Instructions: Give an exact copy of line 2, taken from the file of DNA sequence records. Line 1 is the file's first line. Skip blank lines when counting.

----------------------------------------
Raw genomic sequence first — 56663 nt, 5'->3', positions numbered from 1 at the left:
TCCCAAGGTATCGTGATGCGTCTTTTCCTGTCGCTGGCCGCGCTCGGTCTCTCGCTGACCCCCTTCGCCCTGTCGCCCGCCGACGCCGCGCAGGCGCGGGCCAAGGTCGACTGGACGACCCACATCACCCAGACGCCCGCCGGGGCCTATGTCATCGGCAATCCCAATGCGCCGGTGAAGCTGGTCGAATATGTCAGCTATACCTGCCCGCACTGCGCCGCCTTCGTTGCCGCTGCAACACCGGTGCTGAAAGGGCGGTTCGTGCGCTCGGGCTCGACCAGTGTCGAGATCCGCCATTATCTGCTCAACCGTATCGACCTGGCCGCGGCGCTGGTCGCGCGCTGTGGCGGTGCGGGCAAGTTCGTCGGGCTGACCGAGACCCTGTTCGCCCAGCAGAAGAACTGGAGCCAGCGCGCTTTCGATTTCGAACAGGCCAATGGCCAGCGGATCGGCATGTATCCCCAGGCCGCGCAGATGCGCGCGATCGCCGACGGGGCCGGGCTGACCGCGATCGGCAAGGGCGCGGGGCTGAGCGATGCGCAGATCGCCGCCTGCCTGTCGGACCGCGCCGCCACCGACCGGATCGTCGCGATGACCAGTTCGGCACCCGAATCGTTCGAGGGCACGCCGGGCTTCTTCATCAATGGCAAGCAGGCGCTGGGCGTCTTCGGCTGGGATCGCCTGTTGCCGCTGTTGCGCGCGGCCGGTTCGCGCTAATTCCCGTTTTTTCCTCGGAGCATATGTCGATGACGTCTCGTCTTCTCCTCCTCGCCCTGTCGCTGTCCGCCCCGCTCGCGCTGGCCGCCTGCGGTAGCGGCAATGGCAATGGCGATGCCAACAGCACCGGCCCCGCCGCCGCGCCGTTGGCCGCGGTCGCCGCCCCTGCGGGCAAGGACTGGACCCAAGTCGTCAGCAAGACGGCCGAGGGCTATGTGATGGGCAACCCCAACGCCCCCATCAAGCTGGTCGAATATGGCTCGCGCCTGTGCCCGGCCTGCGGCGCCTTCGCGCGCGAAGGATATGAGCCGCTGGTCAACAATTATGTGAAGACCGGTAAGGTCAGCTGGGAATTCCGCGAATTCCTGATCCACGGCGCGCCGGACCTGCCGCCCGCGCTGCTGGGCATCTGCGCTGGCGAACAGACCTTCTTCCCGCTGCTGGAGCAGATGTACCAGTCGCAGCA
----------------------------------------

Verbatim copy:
TCCCAAGGTATCGTGATGCGTCTTTTCCTGTCGCTGGCCGCGCTCGGTCTCTCGCTGACCCCCTTCGCCCTGTCGCCCGCCGACGCCGCGCAGGCGCGGGCCAAGGTCGACTGGACGACCCACATCACCCAGACGCCCGCCGGGGCCTATGTCATCGGCAATCCCAATGCGCCGGTGAAGCTGGTCGAATATGTCAGCTATACCTGCCCGCACTGCGCCGCCTTCGTTGCCGCTGCAACACCGGTGCTGAAAGGGCGGTTCGTGCGCTCGGGCTCGACCAGTGTCGAGATCCGCCATTATCTGCTCAACCGTATCGACCTGGCCGCGGCGCTGGTCGCGCGCTGTGGCGGTGCGGGCAAGTTCGTCGGGCTGACCGAGACCCTGTTCGCCCAGCAGAAGAACTGGAGCCAGCGCGCTTTCGATTTCGAACAGGCCAATGGCCAGCGGATCGGCATGTATCCCCAGGCCGCGCAGATGCGCGCGATCGCCGACGGGGCCGGGCTGACCGCGATCGGCAAGGGCGCGGGGCTGAGCGATGCGCAGATCGCCGCCTGCCTGTCGGACCGCGCCGCCACCGACCGGATCGTCGCGATGACCAGTTCGGCACCCGAATCGTTCGAGGGCACGCCGGGCTTCTTCATCAATGGCAAGCAGGCGCTGGGCGTCTTCGGCTGGGATCGCCTGTTGCCGCTGTTGCGCGCGGCCGGTTCGCGCTAATTCCCGTTTTTTCCTCGGAGCATATGTCGATGACGTCTCGTCTTCTCCTCCTCGCCCTGTCGCTGTCCGCCCCGCTCGCGCTGGCCGCCTGCGGTAGCGGCAATGGCAATGGCGATGCCAACAGCACCGGCCCCGCCGCCGCGCCGTTGGCCGCGGTCGCCGCCCCTGCGGGCAAGGACTGGACCCAAGTCGTCAGCAAGACGGCCGAGGGCTATGTGATGGGCAACCCCAACGCCCCCATCAAGCTGGTCGAATATGGCTCGCGCCTGTGCCCGGCCTGCGGCGCCTTCGCGCGCGAAGGATATGAGCCGCTGGTCAACAATTATGTGAAGACCGGTAAGGTCAGCTGGGAATTCCGCGAATTCCTGATCCACGGCGCGCCGGACCTGCCGCCCGCGCTGCTGGGCATCTGCGCTGGCGAACAGACCTTCTTCCCGCTGCTGGAGCAGATGTACCAGTCGCAGCA